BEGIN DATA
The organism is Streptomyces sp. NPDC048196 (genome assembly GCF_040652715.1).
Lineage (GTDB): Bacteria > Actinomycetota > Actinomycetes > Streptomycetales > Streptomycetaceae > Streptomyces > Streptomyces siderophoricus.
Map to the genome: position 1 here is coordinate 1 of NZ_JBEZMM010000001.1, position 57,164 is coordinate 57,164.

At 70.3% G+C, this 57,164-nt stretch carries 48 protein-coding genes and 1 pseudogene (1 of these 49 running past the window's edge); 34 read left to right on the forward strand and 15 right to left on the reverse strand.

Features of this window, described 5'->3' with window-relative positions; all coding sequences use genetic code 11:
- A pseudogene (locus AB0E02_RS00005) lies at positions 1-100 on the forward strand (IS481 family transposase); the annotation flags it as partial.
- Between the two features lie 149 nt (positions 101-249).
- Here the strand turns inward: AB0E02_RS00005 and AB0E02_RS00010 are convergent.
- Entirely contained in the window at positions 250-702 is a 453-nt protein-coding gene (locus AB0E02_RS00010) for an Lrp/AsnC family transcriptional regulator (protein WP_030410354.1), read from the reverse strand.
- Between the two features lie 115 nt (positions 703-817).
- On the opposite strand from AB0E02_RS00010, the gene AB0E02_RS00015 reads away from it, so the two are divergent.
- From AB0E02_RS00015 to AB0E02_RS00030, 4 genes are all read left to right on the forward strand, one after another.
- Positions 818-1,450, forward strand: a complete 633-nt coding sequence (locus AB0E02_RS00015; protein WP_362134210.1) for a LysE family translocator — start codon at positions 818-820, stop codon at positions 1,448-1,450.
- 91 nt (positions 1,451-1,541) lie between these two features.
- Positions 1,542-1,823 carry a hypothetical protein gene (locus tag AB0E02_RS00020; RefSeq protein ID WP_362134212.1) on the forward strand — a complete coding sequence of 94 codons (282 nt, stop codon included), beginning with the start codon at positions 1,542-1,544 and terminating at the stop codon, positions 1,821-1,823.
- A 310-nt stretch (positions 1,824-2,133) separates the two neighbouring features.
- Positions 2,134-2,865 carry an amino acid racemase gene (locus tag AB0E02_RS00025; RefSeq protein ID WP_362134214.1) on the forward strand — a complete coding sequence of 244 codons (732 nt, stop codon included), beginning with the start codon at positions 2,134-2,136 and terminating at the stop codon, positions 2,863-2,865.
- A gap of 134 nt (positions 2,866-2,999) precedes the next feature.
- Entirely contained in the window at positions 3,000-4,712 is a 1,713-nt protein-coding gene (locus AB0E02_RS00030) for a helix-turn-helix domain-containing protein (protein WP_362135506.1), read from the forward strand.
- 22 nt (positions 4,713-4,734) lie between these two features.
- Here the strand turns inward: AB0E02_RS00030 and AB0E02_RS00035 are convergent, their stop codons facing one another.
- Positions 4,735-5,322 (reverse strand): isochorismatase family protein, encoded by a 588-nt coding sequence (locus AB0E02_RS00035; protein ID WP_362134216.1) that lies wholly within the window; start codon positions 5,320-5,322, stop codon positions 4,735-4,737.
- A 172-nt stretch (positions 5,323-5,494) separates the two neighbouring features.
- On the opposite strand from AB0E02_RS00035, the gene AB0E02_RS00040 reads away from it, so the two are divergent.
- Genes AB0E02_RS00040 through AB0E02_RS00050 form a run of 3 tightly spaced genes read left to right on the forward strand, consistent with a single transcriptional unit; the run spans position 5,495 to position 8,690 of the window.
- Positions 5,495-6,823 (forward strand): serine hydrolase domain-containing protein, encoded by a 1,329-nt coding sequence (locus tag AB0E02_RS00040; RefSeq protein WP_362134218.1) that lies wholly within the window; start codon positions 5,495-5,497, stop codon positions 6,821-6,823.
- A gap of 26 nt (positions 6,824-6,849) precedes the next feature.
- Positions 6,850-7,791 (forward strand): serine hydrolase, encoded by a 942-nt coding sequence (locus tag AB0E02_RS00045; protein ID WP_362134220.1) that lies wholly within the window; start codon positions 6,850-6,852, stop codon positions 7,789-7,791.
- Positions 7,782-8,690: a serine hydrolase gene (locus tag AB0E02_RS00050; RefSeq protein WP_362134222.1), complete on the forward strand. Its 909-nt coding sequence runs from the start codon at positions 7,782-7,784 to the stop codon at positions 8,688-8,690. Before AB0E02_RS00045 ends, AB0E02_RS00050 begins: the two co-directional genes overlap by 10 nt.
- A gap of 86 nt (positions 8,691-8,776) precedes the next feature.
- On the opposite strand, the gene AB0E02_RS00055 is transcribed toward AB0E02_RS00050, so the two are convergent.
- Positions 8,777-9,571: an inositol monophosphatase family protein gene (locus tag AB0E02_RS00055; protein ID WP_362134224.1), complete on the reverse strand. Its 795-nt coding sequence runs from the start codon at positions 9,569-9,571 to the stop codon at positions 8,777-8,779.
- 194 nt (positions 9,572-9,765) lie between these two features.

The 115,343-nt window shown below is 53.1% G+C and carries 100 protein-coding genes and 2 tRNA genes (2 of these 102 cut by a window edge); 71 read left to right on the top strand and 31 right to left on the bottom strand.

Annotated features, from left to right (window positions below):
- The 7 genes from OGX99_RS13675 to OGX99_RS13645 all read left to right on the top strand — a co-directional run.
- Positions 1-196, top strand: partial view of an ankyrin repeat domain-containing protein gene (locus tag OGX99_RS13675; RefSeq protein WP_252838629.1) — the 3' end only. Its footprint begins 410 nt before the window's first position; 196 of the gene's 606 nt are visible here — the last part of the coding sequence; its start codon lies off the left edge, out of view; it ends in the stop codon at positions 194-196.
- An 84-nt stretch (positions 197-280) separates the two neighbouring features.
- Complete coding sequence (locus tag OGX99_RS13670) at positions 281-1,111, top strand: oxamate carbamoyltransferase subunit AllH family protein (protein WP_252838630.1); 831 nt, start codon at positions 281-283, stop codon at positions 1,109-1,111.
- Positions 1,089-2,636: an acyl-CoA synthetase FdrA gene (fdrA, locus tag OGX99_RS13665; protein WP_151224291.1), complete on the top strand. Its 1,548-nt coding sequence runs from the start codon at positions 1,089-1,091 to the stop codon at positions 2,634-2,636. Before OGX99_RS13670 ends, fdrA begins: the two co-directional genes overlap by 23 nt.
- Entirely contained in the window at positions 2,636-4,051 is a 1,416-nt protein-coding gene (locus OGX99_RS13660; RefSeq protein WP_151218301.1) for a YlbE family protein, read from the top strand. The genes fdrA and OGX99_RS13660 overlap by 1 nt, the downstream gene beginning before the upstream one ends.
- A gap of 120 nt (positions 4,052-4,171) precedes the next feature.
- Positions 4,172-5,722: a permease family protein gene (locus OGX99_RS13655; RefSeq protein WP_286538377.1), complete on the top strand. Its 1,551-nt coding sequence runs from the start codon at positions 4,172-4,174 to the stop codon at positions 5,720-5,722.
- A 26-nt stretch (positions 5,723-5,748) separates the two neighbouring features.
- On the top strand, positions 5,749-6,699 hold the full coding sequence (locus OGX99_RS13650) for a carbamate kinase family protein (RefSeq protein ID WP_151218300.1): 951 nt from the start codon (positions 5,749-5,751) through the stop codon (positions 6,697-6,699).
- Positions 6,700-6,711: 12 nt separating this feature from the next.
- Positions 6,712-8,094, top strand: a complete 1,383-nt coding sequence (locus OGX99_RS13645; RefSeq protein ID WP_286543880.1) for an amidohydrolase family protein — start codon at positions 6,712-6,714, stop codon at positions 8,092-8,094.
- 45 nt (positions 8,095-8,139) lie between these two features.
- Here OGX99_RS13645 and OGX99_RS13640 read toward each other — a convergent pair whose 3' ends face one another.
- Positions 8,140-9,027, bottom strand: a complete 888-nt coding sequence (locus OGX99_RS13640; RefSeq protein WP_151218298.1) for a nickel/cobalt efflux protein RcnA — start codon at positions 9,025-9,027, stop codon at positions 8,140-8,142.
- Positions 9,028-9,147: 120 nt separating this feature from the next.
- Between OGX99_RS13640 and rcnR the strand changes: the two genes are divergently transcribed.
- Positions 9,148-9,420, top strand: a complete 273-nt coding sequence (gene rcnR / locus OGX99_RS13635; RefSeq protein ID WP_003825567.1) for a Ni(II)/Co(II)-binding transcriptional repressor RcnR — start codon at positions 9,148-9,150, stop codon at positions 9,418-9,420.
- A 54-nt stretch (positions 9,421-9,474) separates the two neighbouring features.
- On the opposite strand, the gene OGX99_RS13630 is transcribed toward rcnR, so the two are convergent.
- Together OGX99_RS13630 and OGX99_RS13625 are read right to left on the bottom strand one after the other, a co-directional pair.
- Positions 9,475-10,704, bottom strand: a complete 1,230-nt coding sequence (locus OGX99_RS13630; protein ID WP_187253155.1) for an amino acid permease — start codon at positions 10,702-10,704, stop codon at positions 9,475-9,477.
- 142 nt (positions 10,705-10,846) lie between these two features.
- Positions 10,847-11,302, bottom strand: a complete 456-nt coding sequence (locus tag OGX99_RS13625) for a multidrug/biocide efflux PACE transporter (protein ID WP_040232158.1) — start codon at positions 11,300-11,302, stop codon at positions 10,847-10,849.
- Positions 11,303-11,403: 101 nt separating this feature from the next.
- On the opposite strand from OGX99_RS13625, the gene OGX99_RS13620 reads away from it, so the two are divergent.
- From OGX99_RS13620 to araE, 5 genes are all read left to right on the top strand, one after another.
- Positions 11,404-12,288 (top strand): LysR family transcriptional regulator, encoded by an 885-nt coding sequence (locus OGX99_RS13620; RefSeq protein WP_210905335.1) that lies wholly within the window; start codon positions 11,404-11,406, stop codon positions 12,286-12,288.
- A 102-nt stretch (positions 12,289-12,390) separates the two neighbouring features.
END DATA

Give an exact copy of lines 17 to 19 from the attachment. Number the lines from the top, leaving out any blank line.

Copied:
- Positions 2,134-2,865 carry an amino acid racemase gene (locus tag AB0E02_RS00025; RefSeq protein ID WP_362134214.1) on the forward strand — a complete coding sequence of 244 codons (732 nt, stop codon included), beginning with the start codon at positions 2,134-2,136 and terminating at the stop codon, positions 2,863-2,865.
- A gap of 134 nt (positions 2,866-2,999) precedes the next feature.
- Entirely contained in the window at positions 3,000-4,712 is a 1,713-nt protein-coding gene (locus AB0E02_RS00030) for a helix-turn-helix domain-containing protein (protein WP_362135506.1), read from the forward strand.